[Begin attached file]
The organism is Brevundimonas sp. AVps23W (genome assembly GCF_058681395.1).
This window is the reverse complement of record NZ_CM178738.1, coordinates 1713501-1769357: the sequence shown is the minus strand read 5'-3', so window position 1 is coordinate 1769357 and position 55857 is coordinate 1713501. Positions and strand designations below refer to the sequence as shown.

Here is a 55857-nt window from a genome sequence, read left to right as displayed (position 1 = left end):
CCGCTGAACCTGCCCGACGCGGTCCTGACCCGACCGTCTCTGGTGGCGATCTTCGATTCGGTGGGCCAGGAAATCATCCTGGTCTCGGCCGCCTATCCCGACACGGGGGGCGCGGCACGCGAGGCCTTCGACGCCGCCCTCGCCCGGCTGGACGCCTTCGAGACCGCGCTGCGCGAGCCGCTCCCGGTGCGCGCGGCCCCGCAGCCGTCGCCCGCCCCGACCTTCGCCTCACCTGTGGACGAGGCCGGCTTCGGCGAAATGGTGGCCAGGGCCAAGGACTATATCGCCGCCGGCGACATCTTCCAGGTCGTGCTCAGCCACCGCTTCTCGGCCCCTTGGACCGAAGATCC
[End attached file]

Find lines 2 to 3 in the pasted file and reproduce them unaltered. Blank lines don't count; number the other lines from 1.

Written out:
This window is the reverse complement of record NZ_CM178738.1, coordinates 1713501-1769357: the sequence shown is the minus strand read 5'-3', so window position 1 is coordinate 1769357 and position 55857 is coordinate 1713501. Positions and strand designations below refer to the sequence as shown.

Here is a 55857-nt window from a genome sequence, read left to right as displayed (position 1 = left end):